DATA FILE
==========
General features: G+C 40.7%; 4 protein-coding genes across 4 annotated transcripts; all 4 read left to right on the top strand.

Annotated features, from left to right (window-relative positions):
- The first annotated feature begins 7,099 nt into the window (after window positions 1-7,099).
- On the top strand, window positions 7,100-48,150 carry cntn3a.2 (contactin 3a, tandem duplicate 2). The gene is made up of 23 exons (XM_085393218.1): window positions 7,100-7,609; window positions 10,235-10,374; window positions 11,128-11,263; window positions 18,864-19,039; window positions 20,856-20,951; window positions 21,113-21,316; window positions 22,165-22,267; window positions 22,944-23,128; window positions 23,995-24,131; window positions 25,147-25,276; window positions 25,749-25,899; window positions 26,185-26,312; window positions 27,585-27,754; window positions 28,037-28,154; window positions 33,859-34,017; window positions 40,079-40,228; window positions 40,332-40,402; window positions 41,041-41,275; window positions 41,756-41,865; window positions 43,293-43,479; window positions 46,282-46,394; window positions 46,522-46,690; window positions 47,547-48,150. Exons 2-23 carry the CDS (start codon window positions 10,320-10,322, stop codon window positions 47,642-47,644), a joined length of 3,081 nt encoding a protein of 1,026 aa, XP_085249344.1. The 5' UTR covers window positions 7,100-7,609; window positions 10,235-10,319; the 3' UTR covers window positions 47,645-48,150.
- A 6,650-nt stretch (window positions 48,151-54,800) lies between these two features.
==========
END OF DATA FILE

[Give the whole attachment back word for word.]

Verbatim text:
General features: G+C 40.7%; 4 protein-coding genes across 4 annotated transcripts; all 4 read left to right on the top strand.

Annotated features, from left to right (window-relative positions):
- The first annotated feature begins 7,099 nt into the window (after window positions 1-7,099).
- On the top strand, window positions 7,100-48,150 carry cntn3a.2 (contactin 3a, tandem duplicate 2). The gene is made up of 23 exons (XM_085393218.1): window positions 7,100-7,609; window positions 10,235-10,374; window positions 11,128-11,263; window positions 18,864-19,039; window positions 20,856-20,951; window positions 21,113-21,316; window positions 22,165-22,267; window positions 22,944-23,128; window positions 23,995-24,131; window positions 25,147-25,276; window positions 25,749-25,899; window positions 26,185-26,312; window positions 27,585-27,754; window positions 28,037-28,154; window positions 33,859-34,017; window positions 40,079-40,228; window positions 40,332-40,402; window positions 41,041-41,275; window positions 41,756-41,865; window positions 43,293-43,479; window positions 46,282-46,394; window positions 46,522-46,690; window positions 47,547-48,150. Exons 2-23 carry the CDS (start codon window positions 10,320-10,322, stop codon window positions 47,642-47,644), a joined length of 3,081 nt encoding a protein of 1,026 aa, XP_085249344.1. The 5' UTR covers window positions 7,100-7,609; window positions 10,235-10,319; the 3' UTR covers window positions 47,645-48,150.
- A 6,650-nt stretch (window positions 48,151-54,800) lies between these two features.